The compromise that President Obama has reached with the Republicans on taxes is playing out in U.S. interest rates in interesting ways. At 3.25%, the benchmark 10-year Treasury note has climbed to its highest level in six months. The agreement will extend the Bush-era tax cuts on rich and poor alike for two years, lower the payroll tax by two percentage points and lengthen benefits for the long-term unemployed by 13 months. These measures combined will provide additional stimulus for an economy that has been reporting better numbers of late anyway. For example, initial jobless claims for the week ending December 4 were 421,000, a decrease of 17,000 from the previous week’s revised figure of 438,000. The benchmark level for first-time jobless claims is 500,000. Below half a million, more people are being hired than are being newly released from their positions. The figure of 427,000 is quite encouraging with respect to overall employment. The lowest number post-recession so far has been 410,000 in the week leading up to the Thanksgiving Day holiday. The only other time the level has been as low in the past two years was the same 427,000 for the week ending July 10. In the latest week, the largest declines in initial jobless claims occurred in Texas (-8,742), California (-8,320), Florida (-7,027), Georgia (-5,823) and North Carolina (-4,171). Enthusiasm concerning better growth prospects has caused investors to move out of bonds and give greater weight to equities. The drop in demand for bonds has lowered their price, sending rates higher. In resale markets, the yield from a bond moves in the opposite direction to its price. There have been several other factors working to raise long-term bond yields. Given an improved expectation for U.S. real (inflation-adjusted) gross domestic product (GDP) growth in 2011 – some analysts are upping their forecasts to +4.0% from +3.0% - the Federal Reserve may not feel the need to carry out the full extent of its $600 billion addition to the money supply. Scaling back the monetary pump priming would also lower the demand for long-term bonds, again taking the pressure off prices while providing a lift to yields. Finally, there is the question of the international community’s views on the latest U.S. government moves. Washington is taking a direction opposite to nearly every other nation. It is expanding its deficit at a time when austerity has become the byword of the public sector in most sovereign states. To the eyes of the world, the U.S. does not appear to be seriously tackling its 1.3 trillion deficit. Worry on this front may cause international investors to demand higher U.S. interest rates if they are to be enticed into holding more of America’s debt. This will place Washington in a bind. When long-term bond yields rise, there is a corresponding increase in the cost of deficit financing, making it harder for government to pay back its borrowings. At the short end, Canadian interest rates are higher than in the U.S. The Bank of Canada’s overnight rate stands at 1.00% while the Federal Reserve’s key policy-setting rate is in a range of 0.00% to 0.25%. But the rate on U.S. 10-year notes has now marginally surpassed what Ottawa has to pay over the same time frame. Relative levels of interest rates, particularly at the short end, between Canada and the U.S. have contributed to the Canadian dollar moving up to parity with the U.S. greenback. There is another country that traditionally has a currency valued well below the U.S. dollar, but which has seen a dramatic shift to parity with the greenback, the “land down under.” Australia’s economy has much to teach Canada about the changing world order. The two countries bear many similarities. Most notably, they have small populations concentrated in a limited number of large urban areas while vast expanses of land are given over to resource development. The population of Australia is approximately two-thirds that of Canada, 21.5 million versus 34 million. The raw material extraction that is taking place mainly in Western Australia is being shipped to the Chinese marketplace. Canada’s trade ties, while slowly shifting eastward, continue to have a mostly north-south orientation. In 2008-2009, Australia never really fell into recession. The Reserve Bank of Australia (RBA) was one of the first globally to raise interest rates after the world slowdown. The RBA’s benchmark interest rate now stands at 4.75%. Australia’s employment gain in November was +55,000, causing the unemployment rate to fall to 5.2%. In Canada the jobless rate is 7.6% and in the U.S., 9.8%. The latest reading on Australian inflation is +2.8% year over year, which is somewhat elevated but still within reason. There is an ongoing debate in Australia about possibly too much attention being paid and too many concessions going to the giant resource firms. In fact, a proposal to place an onerous super-tax on mining companies’ extraordinary profits brought down a Prime Minister. Nevertheless, if a low jobless rate is taken to be a top priority for success, then Australia has to be considered a winner. Alex Carrick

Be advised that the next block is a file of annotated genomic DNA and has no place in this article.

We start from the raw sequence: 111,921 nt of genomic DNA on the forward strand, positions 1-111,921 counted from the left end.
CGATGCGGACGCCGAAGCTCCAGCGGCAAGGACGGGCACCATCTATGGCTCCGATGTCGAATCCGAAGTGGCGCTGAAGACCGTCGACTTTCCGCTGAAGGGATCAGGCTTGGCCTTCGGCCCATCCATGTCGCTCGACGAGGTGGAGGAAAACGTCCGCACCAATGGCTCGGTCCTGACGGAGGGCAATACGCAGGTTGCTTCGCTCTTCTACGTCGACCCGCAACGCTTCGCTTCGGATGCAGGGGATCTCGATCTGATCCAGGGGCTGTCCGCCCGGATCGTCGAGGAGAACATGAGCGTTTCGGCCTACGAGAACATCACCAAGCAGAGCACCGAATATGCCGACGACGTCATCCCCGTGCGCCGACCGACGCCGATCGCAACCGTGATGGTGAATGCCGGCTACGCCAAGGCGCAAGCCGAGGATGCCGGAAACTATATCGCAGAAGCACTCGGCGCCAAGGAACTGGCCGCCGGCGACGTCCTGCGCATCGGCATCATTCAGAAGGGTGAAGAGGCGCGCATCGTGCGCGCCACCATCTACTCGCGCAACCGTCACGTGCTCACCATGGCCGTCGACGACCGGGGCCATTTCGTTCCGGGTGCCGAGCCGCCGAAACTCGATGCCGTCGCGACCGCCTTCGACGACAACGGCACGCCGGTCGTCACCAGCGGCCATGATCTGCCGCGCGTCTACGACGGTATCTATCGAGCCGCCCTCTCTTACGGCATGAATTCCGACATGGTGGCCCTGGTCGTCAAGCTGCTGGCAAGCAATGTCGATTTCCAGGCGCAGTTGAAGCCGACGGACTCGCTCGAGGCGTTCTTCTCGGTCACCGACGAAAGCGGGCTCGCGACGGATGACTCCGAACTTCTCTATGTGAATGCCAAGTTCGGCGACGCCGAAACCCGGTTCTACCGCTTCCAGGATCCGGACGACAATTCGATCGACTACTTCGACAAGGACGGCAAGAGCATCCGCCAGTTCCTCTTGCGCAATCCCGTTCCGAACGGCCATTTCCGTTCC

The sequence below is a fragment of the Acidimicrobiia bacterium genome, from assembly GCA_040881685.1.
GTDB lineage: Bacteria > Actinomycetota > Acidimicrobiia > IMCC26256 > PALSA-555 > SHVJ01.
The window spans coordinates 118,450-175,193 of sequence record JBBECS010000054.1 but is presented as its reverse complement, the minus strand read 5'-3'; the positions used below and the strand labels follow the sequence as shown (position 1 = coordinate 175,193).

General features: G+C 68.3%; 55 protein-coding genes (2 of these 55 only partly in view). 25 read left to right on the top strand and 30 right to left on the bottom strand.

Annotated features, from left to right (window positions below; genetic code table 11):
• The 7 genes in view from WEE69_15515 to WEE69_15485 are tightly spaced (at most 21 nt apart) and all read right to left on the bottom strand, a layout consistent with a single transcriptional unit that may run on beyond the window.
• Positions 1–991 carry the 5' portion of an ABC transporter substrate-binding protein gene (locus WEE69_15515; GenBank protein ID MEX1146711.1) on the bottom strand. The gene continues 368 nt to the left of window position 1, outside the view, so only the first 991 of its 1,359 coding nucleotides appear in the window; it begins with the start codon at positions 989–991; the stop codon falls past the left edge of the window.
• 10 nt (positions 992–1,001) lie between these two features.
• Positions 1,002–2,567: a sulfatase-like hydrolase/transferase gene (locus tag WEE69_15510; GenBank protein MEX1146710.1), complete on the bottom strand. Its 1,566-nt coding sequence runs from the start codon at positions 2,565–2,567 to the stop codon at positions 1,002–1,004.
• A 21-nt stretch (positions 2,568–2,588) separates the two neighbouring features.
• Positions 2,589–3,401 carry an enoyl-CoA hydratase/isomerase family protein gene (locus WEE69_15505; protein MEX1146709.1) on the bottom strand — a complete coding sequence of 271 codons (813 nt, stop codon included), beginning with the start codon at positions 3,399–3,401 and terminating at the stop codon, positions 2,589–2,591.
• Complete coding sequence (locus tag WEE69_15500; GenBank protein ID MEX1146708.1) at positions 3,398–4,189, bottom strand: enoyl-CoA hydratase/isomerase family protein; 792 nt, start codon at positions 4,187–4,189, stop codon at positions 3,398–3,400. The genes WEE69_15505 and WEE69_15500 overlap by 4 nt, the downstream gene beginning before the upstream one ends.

Find Canadian construction-related economic articles in Canadian Construction Market News and in the Economic Outlook section of Daily Commercial News. Mr. Carrick also has a lifestyle blog that can be reached by clicking here.

by Alex Carrick